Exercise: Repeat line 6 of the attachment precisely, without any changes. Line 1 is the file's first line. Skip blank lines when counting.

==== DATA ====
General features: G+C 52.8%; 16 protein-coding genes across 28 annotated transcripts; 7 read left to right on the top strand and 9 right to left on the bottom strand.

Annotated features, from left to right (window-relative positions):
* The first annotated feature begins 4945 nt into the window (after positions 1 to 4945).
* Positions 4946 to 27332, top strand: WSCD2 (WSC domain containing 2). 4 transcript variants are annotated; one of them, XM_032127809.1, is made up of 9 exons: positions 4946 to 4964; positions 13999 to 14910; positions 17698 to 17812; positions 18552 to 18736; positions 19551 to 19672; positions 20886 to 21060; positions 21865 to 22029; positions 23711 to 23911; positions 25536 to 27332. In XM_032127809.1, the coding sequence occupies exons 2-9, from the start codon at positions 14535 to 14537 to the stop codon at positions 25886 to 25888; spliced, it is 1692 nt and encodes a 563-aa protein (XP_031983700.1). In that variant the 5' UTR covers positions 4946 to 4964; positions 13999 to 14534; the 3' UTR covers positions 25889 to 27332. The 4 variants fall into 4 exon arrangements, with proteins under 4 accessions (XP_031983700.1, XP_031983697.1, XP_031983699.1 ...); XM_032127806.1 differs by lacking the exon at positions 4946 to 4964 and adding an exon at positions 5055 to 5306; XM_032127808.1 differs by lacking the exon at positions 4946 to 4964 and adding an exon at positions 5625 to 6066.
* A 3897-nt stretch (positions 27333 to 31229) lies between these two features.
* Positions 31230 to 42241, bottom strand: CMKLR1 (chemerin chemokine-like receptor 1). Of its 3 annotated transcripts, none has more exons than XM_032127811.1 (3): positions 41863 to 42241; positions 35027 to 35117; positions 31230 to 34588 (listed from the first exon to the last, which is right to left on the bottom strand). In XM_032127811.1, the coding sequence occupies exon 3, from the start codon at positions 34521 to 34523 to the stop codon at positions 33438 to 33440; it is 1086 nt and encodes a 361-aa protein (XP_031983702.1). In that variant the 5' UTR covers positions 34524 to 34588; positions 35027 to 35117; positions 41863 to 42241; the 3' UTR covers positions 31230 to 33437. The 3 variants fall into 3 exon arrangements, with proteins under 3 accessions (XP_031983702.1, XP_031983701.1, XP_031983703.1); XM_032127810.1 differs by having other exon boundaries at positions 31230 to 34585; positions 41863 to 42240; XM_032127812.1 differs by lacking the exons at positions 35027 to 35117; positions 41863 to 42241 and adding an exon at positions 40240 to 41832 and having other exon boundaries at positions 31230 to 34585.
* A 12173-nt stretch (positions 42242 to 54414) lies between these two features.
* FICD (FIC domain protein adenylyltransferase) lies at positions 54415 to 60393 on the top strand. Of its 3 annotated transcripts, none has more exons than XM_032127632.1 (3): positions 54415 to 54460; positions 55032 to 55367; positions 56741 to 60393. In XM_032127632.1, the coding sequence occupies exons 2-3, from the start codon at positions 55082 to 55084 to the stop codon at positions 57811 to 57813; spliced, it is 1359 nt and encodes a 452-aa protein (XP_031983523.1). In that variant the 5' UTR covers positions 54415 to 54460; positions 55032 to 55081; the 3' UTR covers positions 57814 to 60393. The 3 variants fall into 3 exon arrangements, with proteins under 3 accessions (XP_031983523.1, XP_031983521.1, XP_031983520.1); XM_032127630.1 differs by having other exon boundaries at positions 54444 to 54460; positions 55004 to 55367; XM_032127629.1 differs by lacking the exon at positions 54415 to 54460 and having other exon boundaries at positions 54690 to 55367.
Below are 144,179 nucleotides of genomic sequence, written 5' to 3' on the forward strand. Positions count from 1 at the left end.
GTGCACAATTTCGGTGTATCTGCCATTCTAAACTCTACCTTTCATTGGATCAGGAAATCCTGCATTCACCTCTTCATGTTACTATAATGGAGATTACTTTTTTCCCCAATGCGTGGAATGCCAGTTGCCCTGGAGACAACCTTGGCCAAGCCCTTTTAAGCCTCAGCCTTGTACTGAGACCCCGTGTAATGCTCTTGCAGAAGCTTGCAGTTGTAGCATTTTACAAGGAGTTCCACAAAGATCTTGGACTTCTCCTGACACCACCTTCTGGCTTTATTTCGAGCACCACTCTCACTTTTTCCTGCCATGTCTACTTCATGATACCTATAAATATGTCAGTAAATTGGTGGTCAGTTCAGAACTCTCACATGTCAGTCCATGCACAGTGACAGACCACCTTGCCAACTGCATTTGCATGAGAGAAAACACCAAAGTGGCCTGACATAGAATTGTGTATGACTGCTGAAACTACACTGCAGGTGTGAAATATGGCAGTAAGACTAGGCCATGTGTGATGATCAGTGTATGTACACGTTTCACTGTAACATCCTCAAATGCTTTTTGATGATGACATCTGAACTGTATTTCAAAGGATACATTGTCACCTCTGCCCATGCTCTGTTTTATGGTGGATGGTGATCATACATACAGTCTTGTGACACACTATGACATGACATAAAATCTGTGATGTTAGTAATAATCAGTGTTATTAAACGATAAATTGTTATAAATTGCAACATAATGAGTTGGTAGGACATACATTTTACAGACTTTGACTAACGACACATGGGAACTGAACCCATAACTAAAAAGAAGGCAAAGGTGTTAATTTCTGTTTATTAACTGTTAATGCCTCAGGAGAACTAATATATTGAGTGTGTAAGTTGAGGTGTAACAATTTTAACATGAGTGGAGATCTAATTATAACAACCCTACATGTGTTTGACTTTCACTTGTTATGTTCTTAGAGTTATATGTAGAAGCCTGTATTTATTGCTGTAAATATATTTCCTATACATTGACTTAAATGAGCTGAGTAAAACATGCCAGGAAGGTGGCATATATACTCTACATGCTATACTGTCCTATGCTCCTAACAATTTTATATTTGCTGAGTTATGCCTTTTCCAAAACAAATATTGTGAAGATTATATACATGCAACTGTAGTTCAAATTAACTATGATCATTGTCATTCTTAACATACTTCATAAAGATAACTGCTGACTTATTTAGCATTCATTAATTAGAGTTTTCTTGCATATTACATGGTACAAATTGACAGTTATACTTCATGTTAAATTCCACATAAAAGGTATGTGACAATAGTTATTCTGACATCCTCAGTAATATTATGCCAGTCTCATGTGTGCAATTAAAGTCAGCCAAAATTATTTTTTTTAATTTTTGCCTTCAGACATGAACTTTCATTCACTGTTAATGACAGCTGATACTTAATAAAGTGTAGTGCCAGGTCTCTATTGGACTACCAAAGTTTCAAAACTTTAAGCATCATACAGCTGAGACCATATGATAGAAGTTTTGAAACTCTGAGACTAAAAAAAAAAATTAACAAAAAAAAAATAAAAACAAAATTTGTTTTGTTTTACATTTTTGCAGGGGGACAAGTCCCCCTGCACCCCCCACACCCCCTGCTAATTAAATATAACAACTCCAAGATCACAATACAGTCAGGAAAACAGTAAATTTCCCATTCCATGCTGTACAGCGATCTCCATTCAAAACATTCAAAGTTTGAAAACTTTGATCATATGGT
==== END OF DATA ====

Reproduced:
* Positions 31230 to 42241, bottom strand: CMKLR1 (chemerin chemokine-like receptor 1). Of its 3 annotated transcripts, none has more exons than XM_032127811.1 (3): positions 41863 to 42241; positions 35027 to 35117; positions 31230 to 34588 (listed from the first exon to the last, which is right to left on the bottom strand). In XM_032127811.1, the coding sequence occupies exon 3, from the start codon at positions 34521 to 34523 to the stop codon at positions 33438 to 33440; it is 1086 nt and encodes a 361-aa protein (XP_031983702.1). In that variant the 5' UTR covers positions 34524 to 34588; positions 35027 to 35117; positions 41863 to 42241; the 3' UTR covers positions 31230 to 33437. The 3 variants fall into 3 exon arrangements, with proteins under 3 accessions (XP_031983702.1, XP_031983701.1, XP_031983703.1); XM_032127810.1 differs by having other exon boundaries at positions 31230 to 34585; positions 41863 to 42240; XM_032127812.1 differs by lacking the exons at positions 35027 to 35117; positions 41863 to 42241 and adding an exon at positions 40240 to 41832 and having other exon boundaries at positions 31230 to 34585.